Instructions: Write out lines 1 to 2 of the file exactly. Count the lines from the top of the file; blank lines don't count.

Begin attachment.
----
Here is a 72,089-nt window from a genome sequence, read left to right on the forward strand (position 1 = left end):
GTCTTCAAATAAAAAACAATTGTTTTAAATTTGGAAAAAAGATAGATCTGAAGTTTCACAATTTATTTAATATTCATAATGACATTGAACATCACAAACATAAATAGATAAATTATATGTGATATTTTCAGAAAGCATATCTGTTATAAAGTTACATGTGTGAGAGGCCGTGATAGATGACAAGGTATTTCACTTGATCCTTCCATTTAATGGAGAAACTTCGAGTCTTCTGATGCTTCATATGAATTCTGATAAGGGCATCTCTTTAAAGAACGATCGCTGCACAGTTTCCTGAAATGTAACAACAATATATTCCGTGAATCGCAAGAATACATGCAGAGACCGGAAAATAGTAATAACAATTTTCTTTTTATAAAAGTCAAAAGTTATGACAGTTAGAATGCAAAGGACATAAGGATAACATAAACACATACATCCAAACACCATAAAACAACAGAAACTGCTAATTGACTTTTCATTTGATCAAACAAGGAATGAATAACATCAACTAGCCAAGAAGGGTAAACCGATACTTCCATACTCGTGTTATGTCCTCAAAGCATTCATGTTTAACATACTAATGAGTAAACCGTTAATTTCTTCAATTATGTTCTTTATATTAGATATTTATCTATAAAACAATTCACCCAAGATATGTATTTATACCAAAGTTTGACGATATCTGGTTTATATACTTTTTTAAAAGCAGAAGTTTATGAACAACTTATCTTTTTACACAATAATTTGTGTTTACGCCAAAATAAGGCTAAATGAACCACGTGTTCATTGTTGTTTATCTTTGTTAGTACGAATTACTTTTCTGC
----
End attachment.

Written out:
Here is a 72,089-nt window from a genome sequence, read left to right on the forward strand (position 1 = left end):
GTCTTCAAATAAAAAACAATTGTTTTAAATTTGGAAAAAAGATAGATCTGAAGTTTCACAATTTATTTAATATTCATAATGACATTGAACATCACAAACATAAATAGATAAATTATATGTGATATTTTCAGAAAGCATATCTGTTATAAAGTTACATGTGTGAGAGGCCGTGATAGATGACAAGGTATTTCACTTGATCCTTCCATTTAATGGAGAAACTTCGAGTCTTCTGATGCTTCATATGAATTCTGATAAGGGCATCTCTTTAAAGAACGATCGCTGCACAGTTTCCTGAAATGTAACAACAATATATTCCGTGAATCGCAAGAATACATGCAGAGACCGGAAAATAGTAATAACAATTTTCTTTTTATAAAAGTCAAAAGTTATGACAGTTAGAATGCAAAGGACATAAGGATAACATAAACACATACATCCAAACACCATAAAACAACAGAAACTGCTAATTGACTTTTCATTTGATCAAACAAGGAATGAATAACATCAACTAGCCAAGAAGGGTAAACCGATACTTCCATACTCGTGTTATGTCCTCAAAGCATTCATGTTTAACATACTAATGAGTAAACCGTTAATTTCTTCAATTATGTTCTTTATATTAGATATTTATCTATAAAACAATTCACCCAAGATATGTATTTATACCAAAGTTTGACGATATCTGGTTTATATACTTTTTTAAAAGCAGAAGTTTATGAACAACTTATCTTTTTACACAATAATTTGTGTTTACGCCAAAATAAGGCTAAATGAACCACGTGTTCATTGTTGTTTATCTTTGTTAGTACGAATTACTTTTCTGC